GM should absolutely cover the cost of a new engine...but you'll need a lawyer.

Dear Car Talk

Dear Car Talk | Jan 01, 1996

Dear Tom and Ray:

I bought a 1990 Chevrolet 4X4 pickup truck in December of 1989. In June of this year the engine lost its oil pressure and the engine was badly damaged. The motor had only 56,000 miles on it at the time, but because of the mileage and age of the truck, GM \chose not to cover the damages. When a mechanic started to repair the motor, he found that the main bearings did not match, not only as a set, but as opposite halves. This had to be a manufacturing error done at the time the truck was built. When I told GM about this, they still would not take responsibility for it, even though it was a manufacturing error. I cannot believe GM would not stand behind something that was put together wrong on the assembly line. I work for a parts supplier that is certified by GM. I know the strict rules we have to follow, so why doesn't GM practice what it preaches? This motor now burns a quart of oil every 200 miles and fouls the spark plug to one of the cylinders. This is a direct result of the wrong main bearings being installed at the time the truck was manufactured. I feel GM should cover the cost of damages. I would like to know your thoughts on the situation.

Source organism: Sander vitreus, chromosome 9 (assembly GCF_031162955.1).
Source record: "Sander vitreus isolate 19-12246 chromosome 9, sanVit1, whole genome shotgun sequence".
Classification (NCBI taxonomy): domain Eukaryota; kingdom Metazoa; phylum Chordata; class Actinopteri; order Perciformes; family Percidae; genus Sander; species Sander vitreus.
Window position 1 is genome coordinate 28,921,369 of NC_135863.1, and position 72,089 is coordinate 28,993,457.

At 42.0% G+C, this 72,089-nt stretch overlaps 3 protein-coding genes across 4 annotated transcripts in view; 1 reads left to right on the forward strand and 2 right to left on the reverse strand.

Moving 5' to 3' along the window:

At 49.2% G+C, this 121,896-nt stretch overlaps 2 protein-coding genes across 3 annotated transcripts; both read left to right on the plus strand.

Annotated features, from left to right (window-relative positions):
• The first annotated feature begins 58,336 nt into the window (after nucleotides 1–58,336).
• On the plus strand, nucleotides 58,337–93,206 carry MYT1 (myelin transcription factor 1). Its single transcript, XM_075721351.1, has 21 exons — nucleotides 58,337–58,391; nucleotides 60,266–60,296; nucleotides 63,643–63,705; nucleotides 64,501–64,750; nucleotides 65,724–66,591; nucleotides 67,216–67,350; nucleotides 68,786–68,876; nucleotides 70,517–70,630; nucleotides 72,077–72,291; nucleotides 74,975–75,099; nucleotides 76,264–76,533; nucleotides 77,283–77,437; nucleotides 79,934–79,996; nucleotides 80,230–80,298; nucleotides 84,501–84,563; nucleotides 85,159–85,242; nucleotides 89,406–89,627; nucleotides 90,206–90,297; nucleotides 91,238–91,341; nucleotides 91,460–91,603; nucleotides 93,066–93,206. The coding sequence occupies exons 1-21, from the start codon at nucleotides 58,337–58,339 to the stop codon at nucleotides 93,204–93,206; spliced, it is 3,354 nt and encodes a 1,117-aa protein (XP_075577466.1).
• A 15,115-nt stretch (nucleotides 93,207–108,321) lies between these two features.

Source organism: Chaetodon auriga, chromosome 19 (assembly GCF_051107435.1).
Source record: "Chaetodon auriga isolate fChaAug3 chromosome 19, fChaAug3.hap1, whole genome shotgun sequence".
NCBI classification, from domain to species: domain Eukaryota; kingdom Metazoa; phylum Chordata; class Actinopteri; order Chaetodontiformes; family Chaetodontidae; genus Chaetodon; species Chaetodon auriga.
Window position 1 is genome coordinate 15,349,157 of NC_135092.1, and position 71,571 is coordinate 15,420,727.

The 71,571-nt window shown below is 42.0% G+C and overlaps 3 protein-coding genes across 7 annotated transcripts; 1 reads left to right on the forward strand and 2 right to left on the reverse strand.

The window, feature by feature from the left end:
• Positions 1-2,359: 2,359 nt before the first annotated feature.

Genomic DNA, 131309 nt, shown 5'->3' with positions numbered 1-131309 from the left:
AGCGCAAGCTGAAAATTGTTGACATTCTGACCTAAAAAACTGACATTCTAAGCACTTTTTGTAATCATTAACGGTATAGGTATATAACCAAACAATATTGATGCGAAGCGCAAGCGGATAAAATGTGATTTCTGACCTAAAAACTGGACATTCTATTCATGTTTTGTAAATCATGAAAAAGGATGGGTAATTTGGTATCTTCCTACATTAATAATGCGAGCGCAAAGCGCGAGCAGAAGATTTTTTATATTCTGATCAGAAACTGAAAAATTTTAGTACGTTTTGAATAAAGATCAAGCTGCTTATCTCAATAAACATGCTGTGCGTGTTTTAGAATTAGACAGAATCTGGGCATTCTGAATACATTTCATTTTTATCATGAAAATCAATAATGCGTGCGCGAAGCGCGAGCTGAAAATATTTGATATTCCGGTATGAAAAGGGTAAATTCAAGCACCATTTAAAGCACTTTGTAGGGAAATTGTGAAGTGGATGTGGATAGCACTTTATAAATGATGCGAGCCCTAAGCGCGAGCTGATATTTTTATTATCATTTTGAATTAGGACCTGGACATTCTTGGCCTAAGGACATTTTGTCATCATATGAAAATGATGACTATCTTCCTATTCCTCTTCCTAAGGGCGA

RAY: We agree with you 100%, Len. Someone on the assembly line screwed up. And if you've got proof, you absolutely ought to pursue it.

TOM: General Motors probably pooh-poohs everyone who asks for a new engine. Think about it. If they took the time to fully investigate every claim of faulty engine manufacturing, that's all they'd be doing. They wouldn't have time to make cars any more.

RAY: So unfortunately, that leaves the onus on you to prove that they mismanufactured this engine. You need a lawyer, a deposition from your mechanic as to what he found in there, and pictures of the mismatched bearings (or the bearings themselves, if you've still got them).

TOM: And when you present all that stuff to them, they'll know, as Rooster Cogburn said in True Grit, "your intentions is serious." Then they'll know you're not like the thousands of other cry babies who don't even know why their engines conked out. Good luck, Len.

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